MK’s quick Q&A with Seattle conference lead organizer Mita Mahato. Mita is a cut paper and comics artist as well as an associate professor of English at the University of Puget Sound. She serves on the board of directors for Short Run Seattle and is a teaching artist with local organizations like the Henry Art Gallery and SIFF. This spring, she will be Artist in Residence at the School of Medicine at UC Riverside. She began attending the Comics and Medicine conferences in 2011 and has been on the conference steering committee since 2015. MK: Tell us about the conference theme… Read More
We are thrilled to introduce our 2017 conference art by Seattle-based artist E.T. Russian! E.T. is a multi-sensory artist, author, filmmaker, performer, educator and healthcare provider. We think they did an incredible job of representing this year’s theme and can’t wait to see the image on the conference swag.
A Spanish hospital uses 1940s/50s “vintage” comic style posters to raise awareness re the correct use of antibiotics. guest post by E-M Lammas Antibiotic resistance is a real and pressing public health challenge. An awareness raising campaign in a Spanish hospital aimed to address some of the factors contributing to resistance development by highlighting the need for prudent use of antibiotics in order to preserve the effectiveness of antimicrobial drugs; reminding staff that everyone has a role to play . The campaign at the University Hospital, La Paz in the Spanish capital Madrid will, now, thanks to the Spanish Medicines… Read More
2017 Comics & Medicine Conference Seattle Public Library Central Branch ACCESS POINTS June 15th – 17th, 2017 Confirmed Keynote Speakers • Rupert Kinnard created the first LGBTQ-identified African American comic strip characters in his groundbreaking series Cathartic Comics. His comics work—including his much anticipated memoir-in-progress LifeCapsule Project—spans all facets of his personal identity, from race, gender, and sexuality to classism, ageism, and disability. He received a Lifetime Achievement Award from the World Arts Foundation in 2013. • Georgia Webber is a comics artist, craniosacral therapist, meditation facilitator, and radio producer living in the cities of Hamilton and Toronto, Ontario. Her most notable comics… Read More
The journal Academic Medicine is seeking submissions for its Cover Art feature. Cover Art in Academic Medicine is original artwork submitted by artists who have a connection to the academic medicine experience. Since 2008, each issue has featured a piece of original artwork on its cover along with a brief artist’s statement essay within the pages of the journal. Artists submit their own work (artwork and essay draft) at www.editorialmanager.com/acadmed. Submissions are reviewed internally by the journal’s editors, and accepted submissions are published after a staff editor works with the artist to edit the essay for publication. Artists retain copyright of their… Read More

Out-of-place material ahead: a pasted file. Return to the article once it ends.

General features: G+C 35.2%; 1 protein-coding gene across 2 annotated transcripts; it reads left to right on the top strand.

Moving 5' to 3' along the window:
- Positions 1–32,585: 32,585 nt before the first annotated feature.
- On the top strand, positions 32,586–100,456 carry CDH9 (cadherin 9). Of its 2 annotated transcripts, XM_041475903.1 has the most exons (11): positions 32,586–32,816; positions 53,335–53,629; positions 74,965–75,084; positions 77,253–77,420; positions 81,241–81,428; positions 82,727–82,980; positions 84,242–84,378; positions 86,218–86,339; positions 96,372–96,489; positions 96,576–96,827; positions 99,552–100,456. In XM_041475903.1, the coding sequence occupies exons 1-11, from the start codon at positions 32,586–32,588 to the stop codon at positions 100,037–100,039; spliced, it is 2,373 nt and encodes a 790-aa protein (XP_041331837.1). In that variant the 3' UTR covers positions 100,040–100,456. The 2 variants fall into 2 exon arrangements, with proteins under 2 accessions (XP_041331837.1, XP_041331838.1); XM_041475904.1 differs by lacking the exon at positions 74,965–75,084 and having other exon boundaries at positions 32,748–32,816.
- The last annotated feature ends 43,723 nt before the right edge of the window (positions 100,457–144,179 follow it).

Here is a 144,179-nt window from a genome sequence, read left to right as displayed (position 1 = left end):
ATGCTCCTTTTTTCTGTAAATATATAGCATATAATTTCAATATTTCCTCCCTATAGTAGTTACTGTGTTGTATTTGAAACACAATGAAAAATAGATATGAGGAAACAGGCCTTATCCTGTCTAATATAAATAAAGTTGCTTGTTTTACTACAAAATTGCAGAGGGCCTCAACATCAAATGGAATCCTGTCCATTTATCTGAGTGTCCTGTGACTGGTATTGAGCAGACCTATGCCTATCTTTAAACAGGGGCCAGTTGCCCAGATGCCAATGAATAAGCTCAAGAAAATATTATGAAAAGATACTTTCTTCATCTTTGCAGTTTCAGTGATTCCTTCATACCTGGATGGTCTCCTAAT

On this week’s episode, two more doctors making comics. Plus a new theme jingle! First, Monica Lalanda, an emergency room physician from Spain. You can learn more about Monica’s work, and her book Con-Ciencia Medica on her site. She tweets @mlalanda. Here is one of her comics translated into English. My second guest is geriatrician Muna AlJawad, presenter at the 2011 Chicago Comics & Medicine conference and organizer of the 2013 Comics & Medicine conference in Brighton, England, and creator of Old Person Whisperer. Muna is currently doing research using comics as her methodology. Support for this podcast comes from… Read More
On this week’s show, two doctors making comics. First up is an interview with Carlo Jose San Juan, the creator of Callous Comics, a comic strip from the Philippines that tells the story of a doctor and her guardian duck. Later in the episode I talk with Ian Williams about his weekly Guardian strip Sick Notes. Click below to play the episode, or subscribe to the Graphic Medicine Podcast in iTunes. The Graphic Medicine podcast is brought to you by Penn State Hershey College of Medicine, Department of Humanities.
The Pediatric HIV/AIDS Cohort Study (PHACS) is a longitudinal cohort study investigating the long-term effects of HIV infection and ARV (antiretroviral) medications in children and young adults who were born with HIV or born exposed to HIV. The study follows newborns, young children, adolescents, and young adults. One part of the study, the use of a comic for maternal disclosure of HIV status, is discussed in this podcast. Researcher Claire Berman presented this study, and the comics related to it, at our 2015 conference in Riverside, California and on a Health Comics panel at San Diego ComicCon. Click below to play… Read More
As the weeks since the conference have passed, attendees have posted blog entries describing their experiences. Shelley Wall has written a piece for the BMJ Blog. John Swogger wrote about his experiences and Lisa Diedrich, pictured below, wrote on her blog about the conference. You can read a Storify of the tweets from the conference (#StagesPages) here. Our conference sketch artist, Jules Valera, posted this to her Facebook page about the conference (used with permission): “Before this weekend I was unsure about my place in comics, and whether I had the guts to keep at it in autobio- even though… Read More